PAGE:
Traditional martial arts are often criticized–and rightly so, in many cases–for training against unrealistic attacks. Most often, the attack that gets the most complaints is the infamous straight lunge-punch in a long front stance that comes from 10 feet away, and wouldn’t hit the defender even if they stood still. A close second to that is the wrist grab, and lately it seems to be coming up a little more frequently in discussions about kata application. The general complaint is that no one attacks a potential victim by grabbing their wrist. Another complaint is that, if someone did grab your wrist, you could simply strike them with your free hand until they let go. These issues are really only addressing the wrist grab in isolation, rather than as part of a larger context, and they also ignore the use of the wrist grab as a learning tool. All-in-all, I believe that wrist grabs are unfairly judged by some, and overused by others.
The idea that “no one attacks you by grabbing your wrist” is one that is typically pointed out by men, and they are usually talking about attacks against men. This does seem to be true for that scenario, but statistics show that women are often attacked by grabs. The #1 attack against women is a grab to the upper arm! The upper arm may not be the wrist, but the concepts applied to deal with a grab to the upper arm are the same ones used against a wrist grab. In addition, wrist grabs are often used to control the arms of a victim–especially a weaker victim–in order to prevent them from fighting back. To say that no one needs to worry about wrist grabs is ignoring an entire group of people who do have to worry about them.
When your arm has been grabbed, you may be able to strike your opponent, but you are certainly at a disadvantage. As I explained in a recent article, limb control can seriously hamper your opponent’s ability to fight you effectively. This is just as applicable when you are on the receiving end! Depending on how your opponent grabs you, and how strong they are, you may very well be able to strike effectively, or you may not be able to mount much of any real offense. They can turn your shoulders, or pull you off balance, so that it is difficult to reach them, and even if you did land a strike, it would not have any body weight behind it. If you can strike them effectively, then you should certainly do so, but if you can’t, then you need to address the problem directly instead of continuing to pursue a failing strategy.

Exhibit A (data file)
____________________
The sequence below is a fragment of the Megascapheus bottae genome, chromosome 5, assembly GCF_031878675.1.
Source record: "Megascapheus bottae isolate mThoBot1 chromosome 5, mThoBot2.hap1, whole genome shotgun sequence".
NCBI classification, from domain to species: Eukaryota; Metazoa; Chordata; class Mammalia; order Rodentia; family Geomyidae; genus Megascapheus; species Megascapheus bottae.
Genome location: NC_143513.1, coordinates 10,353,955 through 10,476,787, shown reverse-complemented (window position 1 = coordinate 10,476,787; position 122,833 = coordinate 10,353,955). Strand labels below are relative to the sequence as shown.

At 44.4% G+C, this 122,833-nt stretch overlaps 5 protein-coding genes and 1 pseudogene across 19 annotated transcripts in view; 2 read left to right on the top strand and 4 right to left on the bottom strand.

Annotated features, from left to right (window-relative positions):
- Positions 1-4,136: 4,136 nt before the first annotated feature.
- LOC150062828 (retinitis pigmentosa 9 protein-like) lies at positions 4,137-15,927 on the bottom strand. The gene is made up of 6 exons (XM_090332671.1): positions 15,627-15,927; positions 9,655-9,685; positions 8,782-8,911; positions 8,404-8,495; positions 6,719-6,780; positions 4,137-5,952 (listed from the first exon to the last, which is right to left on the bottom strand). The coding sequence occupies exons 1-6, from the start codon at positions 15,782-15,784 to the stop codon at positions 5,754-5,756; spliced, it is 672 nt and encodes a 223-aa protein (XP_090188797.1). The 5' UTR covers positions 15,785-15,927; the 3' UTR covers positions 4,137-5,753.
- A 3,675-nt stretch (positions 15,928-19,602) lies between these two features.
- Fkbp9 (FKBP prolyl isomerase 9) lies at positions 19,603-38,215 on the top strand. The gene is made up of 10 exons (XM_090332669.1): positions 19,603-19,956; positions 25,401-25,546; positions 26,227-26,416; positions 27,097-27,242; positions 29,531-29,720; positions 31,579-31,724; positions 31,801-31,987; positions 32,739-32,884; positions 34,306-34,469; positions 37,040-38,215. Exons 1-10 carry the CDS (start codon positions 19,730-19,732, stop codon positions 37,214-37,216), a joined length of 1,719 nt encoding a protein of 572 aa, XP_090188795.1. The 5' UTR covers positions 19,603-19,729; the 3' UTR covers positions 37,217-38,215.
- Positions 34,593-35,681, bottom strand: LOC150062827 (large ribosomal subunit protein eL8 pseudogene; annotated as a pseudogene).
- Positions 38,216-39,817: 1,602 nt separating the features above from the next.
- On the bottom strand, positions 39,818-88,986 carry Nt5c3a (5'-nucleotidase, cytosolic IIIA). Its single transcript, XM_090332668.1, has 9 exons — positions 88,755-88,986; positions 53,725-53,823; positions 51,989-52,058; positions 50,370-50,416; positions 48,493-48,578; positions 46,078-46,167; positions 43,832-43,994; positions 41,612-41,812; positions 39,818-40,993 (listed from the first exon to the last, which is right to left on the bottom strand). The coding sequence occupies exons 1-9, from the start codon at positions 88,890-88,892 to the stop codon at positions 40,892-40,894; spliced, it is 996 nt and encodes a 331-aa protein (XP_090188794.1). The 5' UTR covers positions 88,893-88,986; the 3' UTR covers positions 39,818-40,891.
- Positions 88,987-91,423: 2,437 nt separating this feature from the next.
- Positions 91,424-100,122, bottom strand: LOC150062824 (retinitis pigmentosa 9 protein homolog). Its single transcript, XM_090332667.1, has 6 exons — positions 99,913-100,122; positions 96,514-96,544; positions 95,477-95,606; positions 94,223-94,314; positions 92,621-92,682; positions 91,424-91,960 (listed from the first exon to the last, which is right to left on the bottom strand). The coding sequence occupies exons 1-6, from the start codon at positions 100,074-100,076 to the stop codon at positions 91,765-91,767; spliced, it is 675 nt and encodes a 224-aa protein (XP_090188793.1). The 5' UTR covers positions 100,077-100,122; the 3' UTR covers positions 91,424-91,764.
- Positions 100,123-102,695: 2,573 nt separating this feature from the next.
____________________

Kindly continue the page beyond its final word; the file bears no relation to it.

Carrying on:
This brings us back to the initial idea of wrist and arm grabs not being attacks that happen in real physical altercations. Often, when you see a self defense technique being demonstrated or taught, the technique being defended against is meant to be the first attack you are encountering in a self defense scenario. It is important to remember that technique drills are focused on practicing a technique in isolation, or in a very specific situation, but they can be applied more widely than they are practiced. Even if your opponent does not grab you as their first attack, that does not mean they are not going to grab you at some point. In grappling arts, and in MMA, there are many instances of limb control, which includes grabbing the wrist. You can see in the animated GIF, above, how wrist control can be used in MMA as a way to open your opponent to strikes–especially knee strikes–and takedowns.
In a more self defense oriented context, you still may end up having your arm grasped by your opponent. When untrained people find themselves on the losing end of a fight, they often try to grab their opponent to stifle their offense. It can also happen as a natural reaction to some forms of attack. If you attack someone’s face, throat, or groin while you are defending yourself, it is entirely possible that they will grab your wrist to stop you from doing so. In some cases, wrist-grab-based technique drills will actually start with you attempting to do one of these things, which causes your opponent to grab you. You can see this reflected in kata, as well, where the next technique in the kata deals with your opponent’s defense against the previous technique. For example, you can see this employed by Ryan Parker Sensei in his Naihanchi Shodan Flow Drill video, and in Taira Masaji Sensei’s renzoku bunkai flow drills.
While wrist grab defenses can be perfectly applicable in combat sports and self defense, they are not always drilled for those reasons. Sometimes, training from a wrist grab is simply a teaching tool for working techniques from a point of contact. Muchimidi (sticky/heavy hands) and tactile sensitivity take a lot of time and training to develop, while the techniques they allow you to use can often be learned relatively quickly, in comparison. To get around this problem, we give students a place to start by putting them in contact with the opponent’s limb from the beginning. You can see this in the “wrist grab defense” video, above, where the wrist grab is serving as a starting point for teaching a standing armbar. Typically, the uke (receiver) will grab the wrist of the person practicing the technique, because this establishes clear attacker/defender roles, but you could have the person practicing grab the uke’s wrist, instead. This helps the student become accustomed to maintaining contact in transition to a technique, and allows them to learn effective techniques that they may otherwise have to wait to learn until they were more advanced.